where Γ^{3} _{T} _{ 9 }is the six DOF mapping operator, S^{3 }estimates the similarity metric between two volumes, and I_{ƒ} and I_{m }are the fixed and moving volumetric data, respectively. Both Γ^{3} _{T} _{ 9 }and S^{3 }have a superscript of 3 to indicate that the operations are more than three dimensions. The registration optimization process may be reformulated so it can be applied to each of the 2D signatures, or projections, using the five DOF homogeneous transformation matrix defined in the plane of projection T_{p} ^{5}. The five degrees of freedom in the plane of projection correspond to horizontal and vertical translation, horizontal and vertical scaling, and inplane rotation. The estimate of the transformation matrix is given by:

$\begin{array}{cc}{T}_{P}^{5}=\mathrm{arg}\ue89e\phantom{\rule{0.8em}{0.8ex}}\ue89e\underset{{T}_{P}^{5}}{\mathrm{max}}\ue89e{S}^{2}\ue89e\left\{{\Phi}_{P}\ue8a0\left({I}_{f}\right),{\Gamma}_{{T}_{P}^{5}}^{2}\ue8a0\left[{\Phi}_{P}\ue8a0\left({I}_{m}\right)\right]\right\},& \left(2\right)\end{array}$

where Φ_{j}, is an orthographic projection operator, which projects the volume points onto an image plane, P is a 4×4 homogeneous transformation matrix, which encodes the principal axis of the orthographic projection, Γ^{3} _{T} _{ 9 }is a three DOF mapping operator, and S^{3 }computes the similarity metric between 2D projections. Here, Γ^{3} _{T} _{ 9 }and S^{3 }have a superscript of 2 to indicate that the operations are more than two dimensions.

Since here the similarity metric is mutual information, i.e., S^{3}▪h(A)+{dot over (n)}(B) . . . h(A,B), Eq. 2 can be rewritten as:

$\begin{array}{cc}{T}_{P}^{5}=\mathrm{arg}\ue89e\phantom{\rule{0.8em}{0.8ex}}\ue89e\underset{{T}_{P}^{5}}{\mathrm{max}}\ue89e\left[h\ue8a0\left(A\right)+h\ue8a0\left(B\right)h\ue8a0\left(A,B\right)\right],& \left(3\right)\end{array}$

where A−Φ_{j}, (k_{i}), B31 Γ^{3} _{T} _{ 9 }[Φ_{j}, (Γ^{3} _{T} _{ 9 })], h (x) is the entropy of a random variable x, and h(x,y) is the joint entropy of two random variables x and y.

Entropy is a measure of variability and is defined as: h(x)=∫p(x) in p(x)dx, and h(x,y)=∫p(x,y)ln p(x,y)dxdy, where p(x) is the probability density function PDF of variable x, and p(x,y) is the joint PDF of variables x and y. The entropy h is discretely computed as:

$\begin{array}{cc}H\ue8a0\left({I}_{I}\right)=\stackrel{H}{\sum _{I=L}}\ue89e{p}_{{I}_{I}}\ue8a0\left(I\right)\ue89e\mathrm{log}\ue89e\phantom{\rule{0.3em}{0.3ex}}\ue89e{p}_{{I}_{I}}\ue8a0\left(I\right)\ue89e\phantom{\rule{0.8em}{0.8ex}}\ue89e\mathrm{and}\ue89e\text{}\ue89eH\ue8a0\left({I}_{I},{I}_{J}\right)=\sum _{I=L}^{H}\ue89e\sum _{J=L}^{H}\ue89e{p}_{{I}_{I},{I}_{J}}\ue8a0\left(I,J\right)\ue89e\mathrm{log}\ue89e\phantom{\rule{0.3em}{0.3ex}}\ue89e{p}_{{I}_{I},{I}_{J}}\ue8a0\left(I,J\right),& \left(4\right)\end{array}$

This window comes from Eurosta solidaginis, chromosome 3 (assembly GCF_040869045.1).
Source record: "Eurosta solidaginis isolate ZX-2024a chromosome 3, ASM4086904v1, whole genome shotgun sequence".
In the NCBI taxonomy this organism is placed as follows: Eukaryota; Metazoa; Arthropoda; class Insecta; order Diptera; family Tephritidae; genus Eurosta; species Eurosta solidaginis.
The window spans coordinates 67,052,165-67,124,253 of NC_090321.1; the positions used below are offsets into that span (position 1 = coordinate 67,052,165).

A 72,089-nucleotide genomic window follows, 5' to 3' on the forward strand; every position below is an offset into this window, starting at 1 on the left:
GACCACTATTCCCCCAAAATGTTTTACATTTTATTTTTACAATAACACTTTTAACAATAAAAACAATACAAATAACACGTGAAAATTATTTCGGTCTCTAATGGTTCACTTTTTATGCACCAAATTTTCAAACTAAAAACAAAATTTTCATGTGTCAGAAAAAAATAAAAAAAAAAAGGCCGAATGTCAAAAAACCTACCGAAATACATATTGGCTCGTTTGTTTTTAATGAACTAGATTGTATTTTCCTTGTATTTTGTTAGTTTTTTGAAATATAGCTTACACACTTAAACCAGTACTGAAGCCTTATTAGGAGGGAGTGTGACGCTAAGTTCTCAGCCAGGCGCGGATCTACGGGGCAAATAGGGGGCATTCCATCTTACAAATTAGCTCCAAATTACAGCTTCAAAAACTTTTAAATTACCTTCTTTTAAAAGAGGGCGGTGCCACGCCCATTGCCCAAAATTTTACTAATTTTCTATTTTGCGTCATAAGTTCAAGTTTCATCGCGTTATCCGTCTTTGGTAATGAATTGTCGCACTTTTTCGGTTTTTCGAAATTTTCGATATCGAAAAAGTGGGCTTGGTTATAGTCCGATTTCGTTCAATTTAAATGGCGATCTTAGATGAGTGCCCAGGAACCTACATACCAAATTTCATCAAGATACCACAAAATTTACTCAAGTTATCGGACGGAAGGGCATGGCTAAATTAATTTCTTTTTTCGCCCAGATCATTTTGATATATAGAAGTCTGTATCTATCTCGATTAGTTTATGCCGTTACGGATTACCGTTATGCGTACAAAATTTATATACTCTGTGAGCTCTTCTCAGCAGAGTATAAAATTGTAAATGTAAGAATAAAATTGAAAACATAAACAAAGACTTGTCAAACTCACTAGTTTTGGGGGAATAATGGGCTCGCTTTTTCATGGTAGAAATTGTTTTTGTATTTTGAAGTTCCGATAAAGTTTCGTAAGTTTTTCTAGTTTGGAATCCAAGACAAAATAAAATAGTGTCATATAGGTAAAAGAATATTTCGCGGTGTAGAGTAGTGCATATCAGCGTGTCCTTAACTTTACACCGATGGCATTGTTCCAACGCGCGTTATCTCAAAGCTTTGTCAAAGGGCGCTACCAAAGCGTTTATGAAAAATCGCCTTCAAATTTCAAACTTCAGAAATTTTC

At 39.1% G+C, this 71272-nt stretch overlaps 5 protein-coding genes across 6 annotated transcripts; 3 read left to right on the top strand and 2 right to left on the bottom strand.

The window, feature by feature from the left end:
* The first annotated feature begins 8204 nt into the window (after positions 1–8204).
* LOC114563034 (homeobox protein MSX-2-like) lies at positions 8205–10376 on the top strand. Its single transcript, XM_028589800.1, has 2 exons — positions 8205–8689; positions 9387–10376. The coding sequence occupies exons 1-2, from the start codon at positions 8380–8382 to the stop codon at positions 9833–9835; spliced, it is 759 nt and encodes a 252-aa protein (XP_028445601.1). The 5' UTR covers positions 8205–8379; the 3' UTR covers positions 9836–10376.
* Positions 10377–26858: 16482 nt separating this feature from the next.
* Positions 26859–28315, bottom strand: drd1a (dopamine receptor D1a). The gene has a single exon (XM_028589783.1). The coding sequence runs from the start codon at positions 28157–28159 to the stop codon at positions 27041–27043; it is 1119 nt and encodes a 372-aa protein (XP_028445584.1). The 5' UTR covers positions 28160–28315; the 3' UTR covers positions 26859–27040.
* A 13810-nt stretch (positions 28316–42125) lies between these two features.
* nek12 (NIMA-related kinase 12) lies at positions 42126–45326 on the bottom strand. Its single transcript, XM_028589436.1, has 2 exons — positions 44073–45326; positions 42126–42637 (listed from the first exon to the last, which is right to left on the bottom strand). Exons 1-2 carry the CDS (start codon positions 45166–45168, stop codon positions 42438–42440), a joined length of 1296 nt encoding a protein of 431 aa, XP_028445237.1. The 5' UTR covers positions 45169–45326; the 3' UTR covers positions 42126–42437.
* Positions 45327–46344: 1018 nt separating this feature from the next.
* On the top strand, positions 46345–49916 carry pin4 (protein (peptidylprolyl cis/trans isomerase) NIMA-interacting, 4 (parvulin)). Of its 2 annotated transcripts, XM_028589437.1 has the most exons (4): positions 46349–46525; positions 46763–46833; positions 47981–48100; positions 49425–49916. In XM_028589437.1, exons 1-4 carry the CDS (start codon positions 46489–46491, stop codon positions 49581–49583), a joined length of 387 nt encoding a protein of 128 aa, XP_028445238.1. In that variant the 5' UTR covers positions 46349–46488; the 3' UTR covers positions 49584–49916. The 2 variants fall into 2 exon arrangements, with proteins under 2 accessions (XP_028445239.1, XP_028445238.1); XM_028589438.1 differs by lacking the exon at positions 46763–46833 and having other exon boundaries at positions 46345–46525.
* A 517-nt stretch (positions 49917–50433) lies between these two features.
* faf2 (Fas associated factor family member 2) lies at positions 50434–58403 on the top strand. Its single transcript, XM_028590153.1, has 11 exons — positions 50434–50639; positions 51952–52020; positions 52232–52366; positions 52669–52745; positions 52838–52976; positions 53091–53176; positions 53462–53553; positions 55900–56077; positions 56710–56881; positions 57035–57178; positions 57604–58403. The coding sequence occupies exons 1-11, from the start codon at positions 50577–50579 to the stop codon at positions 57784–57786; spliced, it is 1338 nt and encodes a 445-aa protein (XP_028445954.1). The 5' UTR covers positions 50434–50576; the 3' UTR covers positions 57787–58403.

where I_{1 }and I_{L }are two given images; and I and J are the intensities ranging from lower limit L (e.g., 0) to higher limit H (e.g., 255) for I_{k}, and I_{j}, respectively. p_{1}, (t) is the PDF of image I_{1}, and p_{I} _{ I } _{,I} _{ J }(I,J) is the joint PDF of images I_{l }and I_{j}. Here, a PDF is represented by a normalized image histogram. The algorithm flowchart is shown in FIGS. 4AB. FIG. 4A shows the global registration flowchart. For a number of iterations n 400, e.g., n=3, the three mutually orthogonal 2D signatures are generated sagittal, coronal, and axial for both the fixed and moving volumes. After each 2D signature generation (401A, 402A 403A), the moving 2D signature is registered to the fixed 2D signature (401B, 402B 403B). This process is shown schematically in FIG. 4B, and explained in detail next.

The Δ variables are initialized 410:

Δscale=Δscale_initial; Δ trans=Δ trans_initial; Δ rot=Δrot_initial.

An iterative method is initialized at block 411 and step k=1 to m may be performed as follows.

Determine the deformation steps 412:

$\Delta \ue89e\phantom{\rule{0.3em}{0.3ex}}\ue89e\mathrm{scale}=\frac{\Delta \ue89e\phantom{\rule{0.3em}{0.3ex}}\ue89e\mathrm{scale}}{\mathrm{divider}};\mathrm{\Delta trans}=\frac{\Delta \ue89e\phantom{\rule{0.3em}{0.3ex}}\ue89e\mathrm{trans}}{\mathrm{divider}};\mathrm{\Delta rot}=\frac{\Delta \ue89e\phantom{\rule{0.3em}{0.3ex}}\ue89e\mathrm{rot}}{\mathrm{divider}}.$

Determine the initial similarity measure S^{2} _{initial }between the two 2D signatures 413.